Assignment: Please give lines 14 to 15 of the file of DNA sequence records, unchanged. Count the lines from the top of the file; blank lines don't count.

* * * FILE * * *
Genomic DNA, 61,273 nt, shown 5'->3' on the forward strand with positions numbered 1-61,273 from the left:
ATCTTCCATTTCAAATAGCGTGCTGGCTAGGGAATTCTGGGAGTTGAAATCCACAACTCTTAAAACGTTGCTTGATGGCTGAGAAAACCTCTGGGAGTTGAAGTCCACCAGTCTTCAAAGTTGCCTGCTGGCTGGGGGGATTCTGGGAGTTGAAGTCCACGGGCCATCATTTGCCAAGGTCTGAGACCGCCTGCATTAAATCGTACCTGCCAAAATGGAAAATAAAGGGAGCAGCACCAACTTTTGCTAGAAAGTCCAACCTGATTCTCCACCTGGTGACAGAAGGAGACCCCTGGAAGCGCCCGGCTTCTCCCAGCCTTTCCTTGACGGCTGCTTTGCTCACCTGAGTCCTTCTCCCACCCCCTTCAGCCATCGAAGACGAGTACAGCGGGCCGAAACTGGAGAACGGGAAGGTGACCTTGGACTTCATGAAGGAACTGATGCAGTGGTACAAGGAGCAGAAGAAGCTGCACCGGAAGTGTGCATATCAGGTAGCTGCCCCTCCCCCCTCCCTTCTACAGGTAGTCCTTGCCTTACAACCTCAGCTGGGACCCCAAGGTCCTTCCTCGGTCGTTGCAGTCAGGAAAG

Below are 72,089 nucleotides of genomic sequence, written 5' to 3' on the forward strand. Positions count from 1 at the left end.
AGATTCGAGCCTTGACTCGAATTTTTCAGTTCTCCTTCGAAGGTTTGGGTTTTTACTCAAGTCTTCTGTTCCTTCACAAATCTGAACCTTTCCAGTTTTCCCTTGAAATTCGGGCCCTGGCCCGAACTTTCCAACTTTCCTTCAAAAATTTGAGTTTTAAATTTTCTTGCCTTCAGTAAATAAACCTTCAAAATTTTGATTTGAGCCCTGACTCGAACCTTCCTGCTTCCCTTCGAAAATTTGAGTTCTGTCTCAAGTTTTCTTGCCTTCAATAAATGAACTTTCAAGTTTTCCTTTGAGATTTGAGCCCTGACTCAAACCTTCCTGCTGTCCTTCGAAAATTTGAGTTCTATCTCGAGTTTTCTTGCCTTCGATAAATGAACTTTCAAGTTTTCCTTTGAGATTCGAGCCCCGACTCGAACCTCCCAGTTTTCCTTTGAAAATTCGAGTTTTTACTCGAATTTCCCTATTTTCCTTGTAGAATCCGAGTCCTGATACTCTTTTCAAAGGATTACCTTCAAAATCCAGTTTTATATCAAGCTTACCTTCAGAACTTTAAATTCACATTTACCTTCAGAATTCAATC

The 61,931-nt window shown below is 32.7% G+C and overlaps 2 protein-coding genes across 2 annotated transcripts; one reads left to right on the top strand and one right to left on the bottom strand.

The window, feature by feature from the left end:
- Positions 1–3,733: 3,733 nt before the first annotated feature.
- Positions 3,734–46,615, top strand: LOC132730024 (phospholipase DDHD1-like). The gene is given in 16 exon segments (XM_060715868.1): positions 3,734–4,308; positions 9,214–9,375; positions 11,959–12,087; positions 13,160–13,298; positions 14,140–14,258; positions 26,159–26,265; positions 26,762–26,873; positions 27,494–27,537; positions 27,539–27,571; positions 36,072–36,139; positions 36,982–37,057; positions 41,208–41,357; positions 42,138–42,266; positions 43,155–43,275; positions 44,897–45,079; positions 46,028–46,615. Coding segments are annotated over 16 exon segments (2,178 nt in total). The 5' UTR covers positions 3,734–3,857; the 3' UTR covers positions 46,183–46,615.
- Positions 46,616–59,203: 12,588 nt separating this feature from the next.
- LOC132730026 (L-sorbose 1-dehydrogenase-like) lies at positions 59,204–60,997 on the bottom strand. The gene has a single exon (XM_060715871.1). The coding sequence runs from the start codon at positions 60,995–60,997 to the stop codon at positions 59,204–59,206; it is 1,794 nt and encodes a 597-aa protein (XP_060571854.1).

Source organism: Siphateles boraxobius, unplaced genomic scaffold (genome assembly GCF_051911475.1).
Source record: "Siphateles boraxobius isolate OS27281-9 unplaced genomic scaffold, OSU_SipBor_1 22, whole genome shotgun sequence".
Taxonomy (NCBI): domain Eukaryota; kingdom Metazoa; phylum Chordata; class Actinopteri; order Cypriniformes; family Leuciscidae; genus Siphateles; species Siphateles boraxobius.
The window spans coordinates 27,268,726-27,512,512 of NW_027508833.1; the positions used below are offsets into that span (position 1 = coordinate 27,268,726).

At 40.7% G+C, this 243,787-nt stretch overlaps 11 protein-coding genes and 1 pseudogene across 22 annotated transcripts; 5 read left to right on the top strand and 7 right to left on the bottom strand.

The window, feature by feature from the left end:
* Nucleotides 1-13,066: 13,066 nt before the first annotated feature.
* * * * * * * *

The window spans coordinates 27,268,726-27,512,512 of NW_027508833.1; the positions used below are offsets into that span (position 1 = coordinate 27,268,726).

At 40.7% G+C, this 243,787-nt stretch overlaps 11 protein-coding genes and 1 pseudogene across 22 annotated transcripts; 5 read left to right on the top strand and 7 right to left on the bottom strand.